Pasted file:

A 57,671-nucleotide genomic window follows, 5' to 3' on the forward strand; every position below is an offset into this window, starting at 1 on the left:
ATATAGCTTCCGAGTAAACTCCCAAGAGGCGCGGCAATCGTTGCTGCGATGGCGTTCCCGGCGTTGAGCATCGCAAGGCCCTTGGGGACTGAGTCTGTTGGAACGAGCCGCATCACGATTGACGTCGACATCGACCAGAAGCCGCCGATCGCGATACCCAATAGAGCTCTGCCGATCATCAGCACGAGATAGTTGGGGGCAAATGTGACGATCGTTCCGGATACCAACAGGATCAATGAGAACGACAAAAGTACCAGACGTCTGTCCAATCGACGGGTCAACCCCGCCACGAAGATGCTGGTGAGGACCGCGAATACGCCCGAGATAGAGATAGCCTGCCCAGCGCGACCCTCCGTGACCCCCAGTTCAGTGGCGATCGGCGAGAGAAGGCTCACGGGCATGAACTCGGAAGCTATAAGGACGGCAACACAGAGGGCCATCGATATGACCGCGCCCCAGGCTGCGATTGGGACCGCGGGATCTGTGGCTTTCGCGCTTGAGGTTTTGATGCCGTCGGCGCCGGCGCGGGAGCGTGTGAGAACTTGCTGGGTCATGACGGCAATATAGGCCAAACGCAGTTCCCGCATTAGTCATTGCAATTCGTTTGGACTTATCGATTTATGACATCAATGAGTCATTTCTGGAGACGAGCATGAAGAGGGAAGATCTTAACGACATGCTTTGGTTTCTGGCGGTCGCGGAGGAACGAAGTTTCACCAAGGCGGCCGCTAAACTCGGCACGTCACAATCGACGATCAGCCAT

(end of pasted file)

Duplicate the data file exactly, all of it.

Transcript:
A 57,671-nucleotide genomic window follows, 5' to 3' on the forward strand; every position below is an offset into this window, starting at 1 on the left:
ATATAGCTTCCGAGTAAACTCCCAAGAGGCGCGGCAATCGTTGCTGCGATGGCGTTCCCGGCGTTGAGCATCGCAAGGCCCTTGGGGACTGAGTCTGTTGGAACGAGCCGCATCACGATTGACGTCGACATCGACCAGAAGCCGCCGATCGCGATACCCAATAGAGCTCTGCCGATCATCAGCACGAGATAGTTGGGGGCAAATGTGACGATCGTTCCGGATACCAACAGGATCAATGAGAACGACAAAAGTACCAGACGTCTGTCCAATCGACGGGTCAACCCCGCCACGAAGATGCTGGTGAGGACCGCGAATACGCCCGAGATAGAGATAGCCTGCCCAGCGCGACCCTCCGTGACCCCCAGTTCAGTGGCGATCGGCGAGAGAAGGCTCACGGGCATGAACTCGGAAGCTATAAGGACGGCAACACAGAGGGCCATCGATATGACCGCGCCCCAGGCTGCGATTGGGACCGCGGGATCTGTGGCTTTCGCGCTTGAGGTTTTGATGCCGTCGGCGCCGGCGCGGGAGCGTGTGAGAACTTGCTGGGTCATGACGGCAATATAGGCCAAACGCAGTTCCCGCATTAGTCATTGCAATTCGTTTGGACTTATCGATTTATGACATCAATGAGTCATTTCTGGAGACGAGCATGAAGAGGGAAGATCTTAACGACATGCTTTGGTTTCTGGCGGTCGCGGAGGAACGAAGTTTCACCAAGGCGGCCGCTAAACTCGGCACGTCACAATCGACGATCAGCCAT